It is the prayer’s affirmation of God’s hesed (meaning: God’s steadfast love and mercy towards humanity) that solidly undergirds all that has come before; we cannot exclaim God as our own without God’s hesed; we cannot confirm God as our rock or fortress or refuge without God’s hesed; we cannot proclaim that God is our only refuge without God’s hesed; we cannot exhort others to give up their delusional and vain dependencies without God’s hesed; we cannot advocate reliance on God alone as refuge and hope and salvation without God’s hesed. This is God’s initial move, not ours.

This ties directly into our Gospel reading from Mark. Jesus himself is like the Psalmist when he proclaims, “The time is fulfilled, and the kingdom of God has come near; repent, and believe in the good news” (Mark 1:15).

Jesus has just been baptized and is beginning his ministry. He’s telling folks the time has come. The Kingdom of God is here. Believe the good news. And he starts calling people. Now, he didn’t say he was starting a fancy new school or shiva. He doesn’t call the most qualified. In those days, a rabbi would be looking to train, groom, and promote the best students. The ones most committed. I mean, it makes sense! It’s what I would do!

But Jesus, he’s down in Galilee (of all places!) calling fishermen (of all people!). We easily miss how bananas he is. He doesn’t look for the best and the brightest. He goes down to the loading dock. To the unqualified. These people are not looking to get into the religion business at all.

First he picks Peter who always seems to leap before he looks. Who promises big but doesn’t follow through. Who is kind of lovable but also very flawed. (I don’t know if Jesus’s nickname for Peter, “The Rock” was a compliment.)

Next, he picks Andrew. He’s shy. Introverted to an excruciating degree. A man who, like the midcentury cartoon character Caspar Milquetoast, is a “man who speaks softly and gets hit with a big stick.” Andrew is not in any way a bastion of strong leadership.

Then he picks James and John… Two brothers who are gruesome and violent. They’re so wild that Jesus nicknames them “the sons of thunder”.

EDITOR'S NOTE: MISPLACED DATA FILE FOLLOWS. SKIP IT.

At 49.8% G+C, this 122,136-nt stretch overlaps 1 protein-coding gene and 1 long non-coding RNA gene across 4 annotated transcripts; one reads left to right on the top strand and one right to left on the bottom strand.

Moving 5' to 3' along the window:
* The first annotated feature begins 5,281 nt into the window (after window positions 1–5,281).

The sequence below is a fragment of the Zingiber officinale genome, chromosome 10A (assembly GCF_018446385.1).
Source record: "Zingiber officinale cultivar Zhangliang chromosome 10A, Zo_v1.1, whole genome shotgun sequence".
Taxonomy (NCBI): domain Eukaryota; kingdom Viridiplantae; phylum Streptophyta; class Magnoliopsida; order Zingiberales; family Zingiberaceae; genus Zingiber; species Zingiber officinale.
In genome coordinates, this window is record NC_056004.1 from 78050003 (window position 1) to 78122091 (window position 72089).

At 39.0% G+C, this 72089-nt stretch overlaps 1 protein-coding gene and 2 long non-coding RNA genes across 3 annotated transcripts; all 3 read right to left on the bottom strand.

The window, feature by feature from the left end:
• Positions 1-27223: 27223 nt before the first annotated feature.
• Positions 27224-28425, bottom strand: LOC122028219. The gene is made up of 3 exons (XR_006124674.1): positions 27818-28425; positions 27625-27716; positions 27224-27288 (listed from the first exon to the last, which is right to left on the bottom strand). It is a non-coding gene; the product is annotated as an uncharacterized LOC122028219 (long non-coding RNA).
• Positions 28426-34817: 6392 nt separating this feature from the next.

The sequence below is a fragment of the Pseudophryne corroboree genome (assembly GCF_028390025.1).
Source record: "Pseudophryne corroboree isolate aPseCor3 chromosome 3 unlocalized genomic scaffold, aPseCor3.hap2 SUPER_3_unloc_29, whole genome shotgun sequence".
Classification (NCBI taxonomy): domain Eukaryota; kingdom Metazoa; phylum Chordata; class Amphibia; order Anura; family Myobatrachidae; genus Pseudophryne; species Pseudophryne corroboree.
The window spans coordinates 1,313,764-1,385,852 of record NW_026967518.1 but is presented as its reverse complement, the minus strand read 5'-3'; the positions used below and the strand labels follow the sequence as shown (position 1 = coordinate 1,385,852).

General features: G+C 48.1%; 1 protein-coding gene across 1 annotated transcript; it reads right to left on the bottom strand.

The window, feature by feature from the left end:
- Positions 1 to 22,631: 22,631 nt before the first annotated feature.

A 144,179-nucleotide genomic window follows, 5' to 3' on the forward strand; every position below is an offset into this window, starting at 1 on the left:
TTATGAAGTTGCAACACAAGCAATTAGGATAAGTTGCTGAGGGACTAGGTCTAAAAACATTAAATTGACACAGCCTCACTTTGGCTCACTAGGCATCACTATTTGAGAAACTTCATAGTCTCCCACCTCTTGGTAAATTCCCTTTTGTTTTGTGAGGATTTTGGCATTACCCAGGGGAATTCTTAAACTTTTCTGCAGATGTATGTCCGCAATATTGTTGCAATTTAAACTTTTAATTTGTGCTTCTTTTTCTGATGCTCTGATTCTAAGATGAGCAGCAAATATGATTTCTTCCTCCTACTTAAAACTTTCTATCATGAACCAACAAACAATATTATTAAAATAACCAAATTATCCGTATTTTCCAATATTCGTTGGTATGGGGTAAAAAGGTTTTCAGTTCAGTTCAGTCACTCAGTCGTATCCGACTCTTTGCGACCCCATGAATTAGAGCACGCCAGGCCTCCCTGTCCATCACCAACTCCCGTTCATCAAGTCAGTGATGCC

These people (THESE PEOPLE) are the ones Jesus picks to secure the future of the church. Friends, we talk a lot about church decline these days, but I have to say, any right-minded person versed in structural leadership or organizational development can see that the church was set up for failure before it even started. It is only through God’s grace that we’re here today worshipping together.

This is just the point…

We want to do it ourselves. We want to be right. We want to wrestle control of this chaotic human existence. Our egoic nature makes us turn to idols. We turn other people into idols. We turn ourselves into idols. We turn technology into idols. We turn zip codes and diet plans and workout routines into idols. All of this idol-making only leads to one place — utter disappointment. Our idols must be obliterated in order for our trust to be turned to the unconditional, unearnable, and unflinching love of God.

Our idol-making selves must come to their end in order for God’s love to break in and make us anew. To make us… Human again.

There’s a big call in today’s culture for people to live as perfect beings. In the church, we’re often told to get our spiritual houses in order and make a path for God.

But here’s what Jesus comes to reveal… God doesn’t need or want a path! God comes when God necessitates. The Kingdom of God is not something that you and I usher in through our awesomeness assigning Jesus as our mere personal assistant. The Kingdom of God breaks through our idolatrous ways in order to arrest us with God’s love. The hound of heaven tracks us down in our idolatry just like the fist-shaking psalmist we heard from today.

Repenting and believing the good news does not require us to get our lives together beforehand. It means that God comes to people who are minding their own business and then whoosh it happens. Repentance is initiated by God and results in a change of heart. It is when God breaks in and moves us from belief in ourselves to belief in the good news that stands right there on the dock in Birkenstocks calling ragamuffins like you and me into a divine mission far bigger than any of our idolatrous self-saving schemes.

Yes, the gospel is an ode to ragamuffins, not a mission statement for perfect people (because those people don’t exist).

Friends, on this Epiphany Sunday, may you know that God isn’t waiting for you to have the perfect cup of coffee and a bullet journal behind the perfect Instagram filter. May you find peace and rest knowing that no politician can ever truly save us. This allows us to remove our religious fervor from them and instead grant them grace instead of holding them to our schemes of political, moral, civic, and personal perfection that no one can ever meet up to. Jesus meets us all in the least spiritual parts of our lives. In our cubicles. In our Frosted-Flakes-covered minivan interiors. After a fight with our loved ones at 3 am. After being dumped or dropped from the squad.

We are called not to pave the way or do our part — but to loosen our grip and follow the one who has been crucified in the name of idolatry and who the God of mercy raises to give us faith in the Ak, the only One, who can save us.

The way has been paved.
You are named and claimed in Christ,
A whole and complete child of God
From your first breath to your last

Amen.